Working For Free And Nachos Is Sometimes The Way To Reach Your Dream
What’s more valuable to you? Money? Opportunity? Experience?
Mike Tannenbaum would answer that you make your own opportunities.
Today, Tannenbaum is ESPN’s NFL Front Office Insider. Before ESPN, he was the Executive Vice President of Football Operations for the Miami Dolphins and the Executive Vice President/General Manager for the New York Jets. Tannenbaum’s successful career is almost as interesting as how it all started.
It started with nachos. And cheese.
In the late 1980’s, the Class A Baseball Pittsfield Mets played their home games in Western Massachusetts at Wahconah Park. Tannenbaum was the team’s unpaid intern. He raked the infield. Cleaned up after the games and, yes, put cheese on the nachos. To make ends meet he worked 11 pm – 7 am five-nights-a-week sorting mail at the local post office.
Tannenbaum’s dream to work in sports lead him to Tulane Law School and another unpaid internship – this time with the National Football League’s New Orleans Saints. That lead to getting hired by Coach Bill Belichick (twice), establishing a sports representation business, running two high profile professional sports franchises and an opportunity with ESPN.
Tannenbaum is the subject of this month’s SLA Member Spotlight. Here’s his story . . . and how the Sports Lawyers Association (SLA) has helped.
How’d you get your first big break in sports?
I worked for the National Football League’s New Orleans Saints for a year and a half for free until I graduated from Tulane Law School in 1995. Upon graduation, I put together a book on how to build a team in the salary cap era, which was timely as the Collective Bargaining Agreement was recently agreed upon. I sent a copy to every NFL head coach and general manager, 60 in total. I got 59 rejections and one person, Coach Bill Belichick, hired me in Cleveland.
Your passion for sport has led you to positions where you’ve had the opportunity to work with and represent some very high-profile professional coaches and players such as Bill Parcells, Danny Manning, Bill Belichick and Steve Kerr. Sports is referred to as a business but it seems you think of it as something more?
It's hard to explain. I just don't know anything else. I’ve been working in sports since my first internship with the Pittsfield Mets. It's who I am. And that's why you work for free. That's why you put cheese on the nachos and that's why you drive in an old Ford Escort from Massachusetts to Tulane Law School and go into debt. You want to do something that's greater than yourself. I think what we do as sports lawyers is more than simply business. It’s our passion. I truly believe that if you choose a job you love you’ll never work a day in your life.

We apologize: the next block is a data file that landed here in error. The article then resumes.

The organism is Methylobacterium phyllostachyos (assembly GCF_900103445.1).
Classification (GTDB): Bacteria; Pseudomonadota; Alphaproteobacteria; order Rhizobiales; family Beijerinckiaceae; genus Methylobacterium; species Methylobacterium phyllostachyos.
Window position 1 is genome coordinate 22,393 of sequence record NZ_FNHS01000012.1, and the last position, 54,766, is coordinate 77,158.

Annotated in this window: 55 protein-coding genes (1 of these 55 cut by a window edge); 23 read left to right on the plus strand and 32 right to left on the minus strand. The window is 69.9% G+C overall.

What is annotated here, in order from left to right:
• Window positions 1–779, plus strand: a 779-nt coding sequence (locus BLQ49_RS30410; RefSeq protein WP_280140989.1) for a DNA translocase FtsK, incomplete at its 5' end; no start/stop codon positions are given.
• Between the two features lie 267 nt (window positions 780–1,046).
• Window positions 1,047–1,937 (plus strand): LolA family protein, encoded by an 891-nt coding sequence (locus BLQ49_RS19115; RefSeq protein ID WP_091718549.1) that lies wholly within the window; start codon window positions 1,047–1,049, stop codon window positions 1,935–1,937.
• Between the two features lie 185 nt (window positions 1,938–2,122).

Joining ESPN was a little bit of a change for you. What are you doing for ESPN?
I’m on air talent on TV and radio as the NFL Front Office Insider. My space is talking about the front office perspective: team building, rules, the draft, contract signings, coaching changes, anything that touches the front office on a pro football team. Being in the media is markedly different from my previous positions. I’m learning a lot, especially the different ways to approach the various media.
Do you have any advice for readers interested in a sports law career like yours?
Join SLA. I joined as a student and have been a member ever since. Why? First, it makes the world a lot smaller. Second, I remember one of our board members once said that for any of us “it takes a village”. And for me, a lot of times in my career, my network and my contacts have come back to the “village of SLA”. SLA is where I’ve developed my relationships in good times and bad times -- really genuine, meaningful relationships.
You established Tannenbaum Family Scholarships to help people achieve their dreams in sport by providing financial support while working at an unpaid position. Can you tell us about the scholarships?
There are three scholarships, one each at the YMCA in Somerset County, New Jersey, University of Massachusetts and Tulane Law School. What these scholarships do is give money to people that are pursuing their dreams in sports. We all know that getting your foot in the door is hard and sometimes you have to work for free. These scholarships help people pay expenses so they can pursue their dreams. It's a small way that I can give back. I know how hard it can be because I’ve been there. Hopefully, one less person desiring a career in sports has to sit on a stool and sort mail from 11 pm - 7 am. Making their life a little easier would be the greatest pleasure I could have.
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